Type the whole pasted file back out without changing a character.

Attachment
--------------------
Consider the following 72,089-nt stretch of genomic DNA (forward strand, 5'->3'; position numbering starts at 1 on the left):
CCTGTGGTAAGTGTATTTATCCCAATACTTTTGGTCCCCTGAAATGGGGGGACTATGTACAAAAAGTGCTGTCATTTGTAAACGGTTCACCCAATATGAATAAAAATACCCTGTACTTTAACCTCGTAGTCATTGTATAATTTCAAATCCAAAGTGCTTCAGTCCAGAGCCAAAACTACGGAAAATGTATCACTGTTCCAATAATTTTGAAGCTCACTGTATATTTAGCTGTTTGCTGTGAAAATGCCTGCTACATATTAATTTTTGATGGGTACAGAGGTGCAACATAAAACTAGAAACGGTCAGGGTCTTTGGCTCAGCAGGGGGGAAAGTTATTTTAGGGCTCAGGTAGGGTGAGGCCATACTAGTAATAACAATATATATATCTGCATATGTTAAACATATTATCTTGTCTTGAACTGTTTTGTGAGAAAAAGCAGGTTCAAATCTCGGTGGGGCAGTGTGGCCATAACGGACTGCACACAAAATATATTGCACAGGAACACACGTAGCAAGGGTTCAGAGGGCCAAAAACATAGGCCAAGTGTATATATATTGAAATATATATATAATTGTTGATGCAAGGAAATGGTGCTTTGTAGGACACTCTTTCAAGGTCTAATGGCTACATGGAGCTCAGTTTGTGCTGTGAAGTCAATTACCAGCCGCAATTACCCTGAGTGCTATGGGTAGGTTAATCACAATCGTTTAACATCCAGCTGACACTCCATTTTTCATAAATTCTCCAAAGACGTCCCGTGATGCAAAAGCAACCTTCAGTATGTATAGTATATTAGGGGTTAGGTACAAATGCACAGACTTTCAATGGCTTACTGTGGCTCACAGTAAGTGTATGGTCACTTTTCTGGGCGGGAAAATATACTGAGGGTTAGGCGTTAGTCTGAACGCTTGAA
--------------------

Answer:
Consider the following 72,089-nt stretch of genomic DNA (forward strand, 5'->3'; position numbering starts at 1 on the left):
CCTGTGGTAAGTGTATTTATCCCAATACTTTTGGTCCCCTGAAATGGGGGGACTATGTACAAAAAGTGCTGTCATTTGTAAACGGTTCACCCAATATGAATAAAAATACCCTGTACTTTAACCTCGTAGTCATTGTATAATTTCAAATCCAAAGTGCTTCAGTCCAGAGCCAAAACTACGGAAAATGTATCACTGTTCCAATAATTTTGAAGCTCACTGTATATTTAGCTGTTTGCTGTGAAAATGCCTGCTACATATTAATTTTTGATGGGTACAGAGGTGCAACATAAAACTAGAAACGGTCAGGGTCTTTGGCTCAGCAGGGGGGAAAGTTATTTTAGGGCTCAGGTAGGGTGAGGCCATACTAGTAATAACAATATATATATCTGCATATGTTAAACATATTATCTTGTCTTGAACTGTTTTGTGAGAAAAAGCAGGTTCAAATCTCGGTGGGGCAGTGTGGCCATAACGGACTGCACACAAAATATATTGCACAGGAACACACGTAGCAAGGGTTCAGAGGGCCAAAAACATAGGCCAAGTGTATATATATTGAAATATATATATAATTGTTGATGCAAGGAAATGGTGCTTTGTAGGACACTCTTTCAAGGTCTAATGGCTACATGGAGCTCAGTTTGTGCTGTGAAGTCAATTACCAGCCGCAATTACCCTGAGTGCTATGGGTAGGTTAATCACAATCGTTTAACATCCAGCTGACACTCCATTTTTCATAAATTCTCCAAAGACGTCCCGTGATGCAAAAGCAACCTTCAGTATGTATAGTATATTAGGGGTTAGGTACAAATGCACAGACTTTCAATGGCTTACTGTGGCTCACAGTAAGTGTATGGTCACTTTTCTGGGCGGGAAAATATACTGAGGGTTAGGCGTTAGTCTGAACGCTTGAA